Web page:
Special Barondess/Lincoln Bicentennial Prize
The Civil War Round Table of New York Presents The Barondess/Lincoln Award For 2008 to Craig Symonds and a Special Barondess/Lincoln Bicentennial Prize to Harold Holzer
On February 4, 2009, the Civil War Round Table of New York, in its 58th year of continuous operation, presented the prestigious BARONDESS/LINCOLN AWARD for the 48th consecutive year to Dr. Craig Symonds, prize-winning author and professor emeritus at the United States Naval Academy, and a Special Barondess/Lincoln Bicentennial Prize to Harold Holzer, one of the country’s leading authorities on Abraham Lincoln and the political culture of the Civil War era.
The two Barondess/Lincoln Prizes were presented by Len Rehner, Past President of the CWRT of New York and Chairman of the Awards Committee, at the Round Table’s 527st meeting to Dr. Symonds for his newly-published book, Lincoln and His Admirals: Abraham Lincoln, the U.S. Navy, and the Civil War, and to Mr. Holzer for his most recently published book, Lincoln: President-Elect, Abraham Lincoln and The Great Secession Winter 1860–1861.
The BARONDESS/LINCOLN AWARD was established in 1960. Dr. Barondess was a distinguished charter member and former vice president of the Civil War Round Table of New York, and this award is presented in his memory. These awards, in the form of a copy of a bust of Lincoln, is given annually at the February meeting “to any person or institution and for any contribution to the greater appreciation of the life and works of Abraham Lincoln.” Previous winners have included Doris Kearns Goodwin, Gabor Boritt, William E. Gienapp, William C. Davis, Gary Wills, William Safire, and Gore Vidal, just to name a few.
Dr. Craig L. Symonds is the author of eleven books, including prize-winning biographies of Joseph E. Johnston (1992), Patrick Cleburne (1997), and Franklin Buchanan (1999), as well as The American Heritage History of the Battle of Gettysburg (2001), Decision at Sea: Five Naval Battles that Shaped American History (2005) which won the Theodore and Franklin D. Roosevelt Prize for Naval History. A professor emeritus at the United States Naval Academy, from which he retired in 2005, Dr. Symonds is the first person ever to win both the Naval Academy’s “Excellence in Teaching” award and its “Excellence in Research” award. He also served as History Department chair from 1988 to 1992 and received the Department of Navy’s Superior Civilian Service medal on three occasions. In addition, he served as Professor of Strategy at the U.S. Naval War College (1971–74) and at the Britannia Royal Naval College (1994–95). Dr. Symonds and his wife, Marylou, reside in Annapolis, Maryland.
A prolific writer and lecturer and a frequent guest on television, Harold Holzer is the Co-Chairman of the United States Lincoln Bicentennial Commission. He has authored or co-authored over thirty books on Abraham Lincoln and the Civil War. He is the 2005 winner of the Lincoln Prize, perhaps the most prestigious award in the field, for Lincoln at Cooper Union (2004); four Barondess/Lincoln Awards from the Civil War Round Table of New York; the coveted Nevins-Freeman Award from the Civil War Round Table of Chicago; and three Awards of Achievement from the Lincoln Group of New York. Educated at the City University of New York, he is currently senior vice president for external affairs at the Metropolitan Museum of Art. Mr. Holzer and his wife, Edith, reside in Rye, New York.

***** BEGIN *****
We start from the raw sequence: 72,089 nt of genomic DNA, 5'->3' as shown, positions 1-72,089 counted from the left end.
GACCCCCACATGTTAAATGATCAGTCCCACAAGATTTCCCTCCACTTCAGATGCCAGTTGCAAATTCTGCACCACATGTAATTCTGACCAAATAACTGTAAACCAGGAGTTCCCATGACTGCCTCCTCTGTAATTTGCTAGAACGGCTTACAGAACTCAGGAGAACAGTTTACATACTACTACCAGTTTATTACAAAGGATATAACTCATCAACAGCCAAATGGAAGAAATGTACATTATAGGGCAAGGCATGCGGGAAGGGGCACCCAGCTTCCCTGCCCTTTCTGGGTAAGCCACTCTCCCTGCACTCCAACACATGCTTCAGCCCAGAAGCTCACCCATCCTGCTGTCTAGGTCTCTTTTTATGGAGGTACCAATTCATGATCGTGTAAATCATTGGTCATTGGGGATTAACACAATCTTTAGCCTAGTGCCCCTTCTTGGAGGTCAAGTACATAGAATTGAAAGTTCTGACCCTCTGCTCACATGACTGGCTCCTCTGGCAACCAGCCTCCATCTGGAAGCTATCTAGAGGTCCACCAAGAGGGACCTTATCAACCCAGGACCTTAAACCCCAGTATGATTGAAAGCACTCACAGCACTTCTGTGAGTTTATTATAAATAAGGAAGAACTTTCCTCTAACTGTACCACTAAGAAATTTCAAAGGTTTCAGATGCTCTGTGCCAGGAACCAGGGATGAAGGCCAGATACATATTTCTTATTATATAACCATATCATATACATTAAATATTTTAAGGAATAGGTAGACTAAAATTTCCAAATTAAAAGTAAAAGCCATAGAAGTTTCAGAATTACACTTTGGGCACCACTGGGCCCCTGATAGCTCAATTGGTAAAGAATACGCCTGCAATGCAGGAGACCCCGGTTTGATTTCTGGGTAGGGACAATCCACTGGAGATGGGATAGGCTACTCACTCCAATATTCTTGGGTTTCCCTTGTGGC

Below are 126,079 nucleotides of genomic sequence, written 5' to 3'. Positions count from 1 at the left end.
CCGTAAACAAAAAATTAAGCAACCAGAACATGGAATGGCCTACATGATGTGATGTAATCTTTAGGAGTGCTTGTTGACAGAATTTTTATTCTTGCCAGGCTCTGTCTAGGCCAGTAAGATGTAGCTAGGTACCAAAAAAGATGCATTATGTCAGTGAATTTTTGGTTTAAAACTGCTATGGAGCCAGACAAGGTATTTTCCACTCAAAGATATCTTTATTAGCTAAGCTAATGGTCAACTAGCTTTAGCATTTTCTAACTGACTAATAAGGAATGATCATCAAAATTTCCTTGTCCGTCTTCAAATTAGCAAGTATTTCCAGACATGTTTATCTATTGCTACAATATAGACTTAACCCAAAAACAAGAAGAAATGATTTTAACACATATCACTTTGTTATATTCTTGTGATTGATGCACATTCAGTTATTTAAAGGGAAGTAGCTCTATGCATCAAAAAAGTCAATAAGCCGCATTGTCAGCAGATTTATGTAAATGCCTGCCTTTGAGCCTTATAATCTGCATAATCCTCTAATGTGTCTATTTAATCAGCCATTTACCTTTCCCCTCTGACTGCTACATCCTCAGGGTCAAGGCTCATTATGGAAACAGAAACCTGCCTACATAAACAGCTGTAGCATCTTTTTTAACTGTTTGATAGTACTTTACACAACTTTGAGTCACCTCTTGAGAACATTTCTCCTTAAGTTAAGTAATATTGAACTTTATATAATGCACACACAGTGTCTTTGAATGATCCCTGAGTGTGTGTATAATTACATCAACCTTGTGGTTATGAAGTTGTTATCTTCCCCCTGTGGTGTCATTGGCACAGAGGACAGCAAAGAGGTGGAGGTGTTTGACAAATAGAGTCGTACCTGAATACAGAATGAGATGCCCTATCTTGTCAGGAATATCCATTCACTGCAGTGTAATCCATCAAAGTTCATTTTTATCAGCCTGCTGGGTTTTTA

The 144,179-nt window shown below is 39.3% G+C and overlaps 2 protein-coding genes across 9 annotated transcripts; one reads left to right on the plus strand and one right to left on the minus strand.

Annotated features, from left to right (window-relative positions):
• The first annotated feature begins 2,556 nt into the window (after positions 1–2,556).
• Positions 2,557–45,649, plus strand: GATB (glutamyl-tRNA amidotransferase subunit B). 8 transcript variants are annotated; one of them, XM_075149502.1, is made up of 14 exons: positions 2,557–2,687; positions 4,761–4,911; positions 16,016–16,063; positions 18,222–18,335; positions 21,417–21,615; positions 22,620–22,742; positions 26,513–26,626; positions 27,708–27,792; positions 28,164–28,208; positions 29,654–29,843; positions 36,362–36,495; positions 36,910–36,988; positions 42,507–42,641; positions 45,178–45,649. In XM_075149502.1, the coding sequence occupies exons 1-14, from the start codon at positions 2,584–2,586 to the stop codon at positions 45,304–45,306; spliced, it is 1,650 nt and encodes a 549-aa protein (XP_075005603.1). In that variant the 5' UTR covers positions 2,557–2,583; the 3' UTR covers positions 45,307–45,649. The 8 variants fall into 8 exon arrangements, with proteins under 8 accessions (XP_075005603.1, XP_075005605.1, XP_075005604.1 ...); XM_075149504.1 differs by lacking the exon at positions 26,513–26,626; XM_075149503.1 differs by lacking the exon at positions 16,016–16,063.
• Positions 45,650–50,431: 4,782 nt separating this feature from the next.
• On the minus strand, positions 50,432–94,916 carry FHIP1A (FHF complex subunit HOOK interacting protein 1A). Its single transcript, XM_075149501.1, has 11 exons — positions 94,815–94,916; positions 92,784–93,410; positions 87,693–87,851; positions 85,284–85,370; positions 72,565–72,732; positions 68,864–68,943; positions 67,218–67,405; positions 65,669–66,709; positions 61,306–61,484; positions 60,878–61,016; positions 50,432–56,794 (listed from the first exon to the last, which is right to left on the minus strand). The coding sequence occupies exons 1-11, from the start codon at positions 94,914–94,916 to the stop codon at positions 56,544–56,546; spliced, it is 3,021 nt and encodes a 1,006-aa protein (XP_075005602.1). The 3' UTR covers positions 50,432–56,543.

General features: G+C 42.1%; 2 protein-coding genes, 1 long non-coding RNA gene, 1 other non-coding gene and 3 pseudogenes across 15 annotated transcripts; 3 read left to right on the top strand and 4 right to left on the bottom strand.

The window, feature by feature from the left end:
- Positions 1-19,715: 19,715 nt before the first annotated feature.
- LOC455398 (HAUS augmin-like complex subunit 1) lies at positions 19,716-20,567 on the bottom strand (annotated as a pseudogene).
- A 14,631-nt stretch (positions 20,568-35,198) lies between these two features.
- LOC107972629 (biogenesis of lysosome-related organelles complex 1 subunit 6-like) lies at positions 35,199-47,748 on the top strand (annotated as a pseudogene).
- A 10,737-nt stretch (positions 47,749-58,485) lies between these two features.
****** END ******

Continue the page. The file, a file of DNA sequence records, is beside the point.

Founded in 1951, The Civil War Round Table of New York generally meets the second Wednesday of the month from September to June. Members assist each other with research, discuss preservation strategy for endangered battlefields and other sites, and listen to a distinguished speaker talk about a particular aspect of the war. For the year 2008/2009, the meeting location will be the 3 West Club, 3 West 51st Street in Manhattan.
For more information on the Civil War Round Table of New York, please contact The Civil War Round Table of New York at our mailing address: 139–33 250th Street, Rosedale, New York 11422. Or, if you prefer, call 718–341–9811, or email us at email@example.com. Check out our website at www.cwrtnyc.org.
ABOUT THE LINCOLN MASK
A number of years ago, Dr. Mark D. Zimmerman was attempting to negotiate the purchase of a Roman death mask at an antique store. Hanging nearby was a plaster mask, the origin of which no one seemed to know other than it had been included in a large estate sale whose contents were not well documented. As it turned out, it happened to be the mask of Abraham Lincoln.
After several years of Internet searches and endless phone calls to private individuals, major museums, private collections, and many other sources, Dr. Zimmerman realized that this mask was an authentic 19th century cast from the original 1860 Leonard Wells Volk life mask. The mask was evaluated at a major university archival research center. Comparisons were made with their own authentic Lincoln Plaster Mask, and the facial markings, structure and measurements necessary to provide authenticity were exact.
Dr. Zimmerman took the plaster cast to the Bronzart foundry in Sarasota, Florida, and they carefully reproduced the exact mask in bronze from the plaster using the “lost wax technique.” The Bronze mask weighs approximately 15 pounds with the base of polished black absolute granite weighing 14 pounds. Abraham Lincoln’s exact signature is inscribed in the front of the base. The face swivels effortlessly on a brass pin imported from Italy. The total height is approximately 15 inches and the mask alone is 12.5 inches.
Through his generosity, Dr. Zimmerman donated these amazing pieces of art to the Civil War Round Table of New York to be used as the Barondess/Lincoln Award.